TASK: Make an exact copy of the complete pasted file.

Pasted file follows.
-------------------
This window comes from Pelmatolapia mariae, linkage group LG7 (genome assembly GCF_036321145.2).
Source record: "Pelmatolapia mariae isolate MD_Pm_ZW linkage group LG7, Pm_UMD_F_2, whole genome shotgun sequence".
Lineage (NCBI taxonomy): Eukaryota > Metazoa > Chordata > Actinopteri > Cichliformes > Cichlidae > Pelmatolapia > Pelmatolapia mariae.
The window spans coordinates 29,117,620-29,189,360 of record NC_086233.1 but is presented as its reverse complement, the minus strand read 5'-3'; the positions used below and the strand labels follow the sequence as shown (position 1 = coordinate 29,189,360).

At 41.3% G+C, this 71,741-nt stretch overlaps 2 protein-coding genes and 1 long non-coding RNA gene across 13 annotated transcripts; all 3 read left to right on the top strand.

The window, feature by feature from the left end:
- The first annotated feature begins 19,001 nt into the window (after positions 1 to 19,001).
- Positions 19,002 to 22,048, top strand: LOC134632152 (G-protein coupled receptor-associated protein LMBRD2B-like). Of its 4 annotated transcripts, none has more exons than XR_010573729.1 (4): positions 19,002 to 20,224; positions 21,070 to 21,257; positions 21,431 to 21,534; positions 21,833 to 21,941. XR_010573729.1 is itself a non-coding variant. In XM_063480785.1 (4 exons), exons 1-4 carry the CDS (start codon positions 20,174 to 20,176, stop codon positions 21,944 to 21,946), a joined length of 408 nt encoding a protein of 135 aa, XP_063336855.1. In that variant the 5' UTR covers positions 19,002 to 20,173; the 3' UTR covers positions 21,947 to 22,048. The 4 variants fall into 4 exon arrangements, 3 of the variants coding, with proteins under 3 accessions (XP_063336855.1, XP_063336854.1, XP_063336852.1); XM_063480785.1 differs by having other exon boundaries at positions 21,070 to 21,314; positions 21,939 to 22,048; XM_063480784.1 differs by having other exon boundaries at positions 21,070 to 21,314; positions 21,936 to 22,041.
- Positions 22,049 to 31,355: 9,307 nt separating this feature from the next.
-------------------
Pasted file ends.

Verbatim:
This window comes from Pelmatolapia mariae, linkage group LG7 (genome assembly GCF_036321145.2).
Source record: "Pelmatolapia mariae isolate MD_Pm_ZW linkage group LG7, Pm_UMD_F_2, whole genome shotgun sequence".
Lineage (NCBI taxonomy): Eukaryota > Metazoa > Chordata > Actinopteri > Cichliformes > Cichlidae > Pelmatolapia > Pelmatolapia mariae.
The window spans coordinates 29,117,620-29,189,360 of record NC_086233.1 but is presented as its reverse complement, the minus strand read 5'-3'; the positions used below and the strand labels follow the sequence as shown (position 1 = coordinate 29,189,360).

At 41.3% G+C, this 71,741-nt stretch overlaps 2 protein-coding genes and 1 long non-coding RNA gene across 13 annotated transcripts; all 3 read left to right on the top strand.

The window, feature by feature from the left end:
- The first annotated feature begins 19,001 nt into the window (after positions 1 to 19,001).
- Positions 19,002 to 22,048, top strand: LOC134632152 (G-protein coupled receptor-associated protein LMBRD2B-like). Of its 4 annotated transcripts, none has more exons than XR_010573729.1 (4): positions 19,002 to 20,224; positions 21,070 to 21,257; positions 21,431 to 21,534; positions 21,833 to 21,941. XR_010573729.1 is itself a non-coding variant. In XM_063480785.1 (4 exons), exons 1-4 carry the CDS (start codon positions 20,174 to 20,176, stop codon positions 21,944 to 21,946), a joined length of 408 nt encoding a protein of 135 aa, XP_063336855.1. In that variant the 5' UTR covers positions 19,002 to 20,173; the 3' UTR covers positions 21,947 to 22,048. The 4 variants fall into 4 exon arrangements, 3 of the variants coding, with proteins under 3 accessions (XP_063336855.1, XP_063336854.1, XP_063336852.1); XM_063480785.1 differs by having other exon boundaries at positions 21,070 to 21,314; positions 21,939 to 22,048; XM_063480784.1 differs by having other exon boundaries at positions 21,070 to 21,314; positions 21,936 to 22,041.
- Positions 22,049 to 31,355: 9,307 nt separating this feature from the next.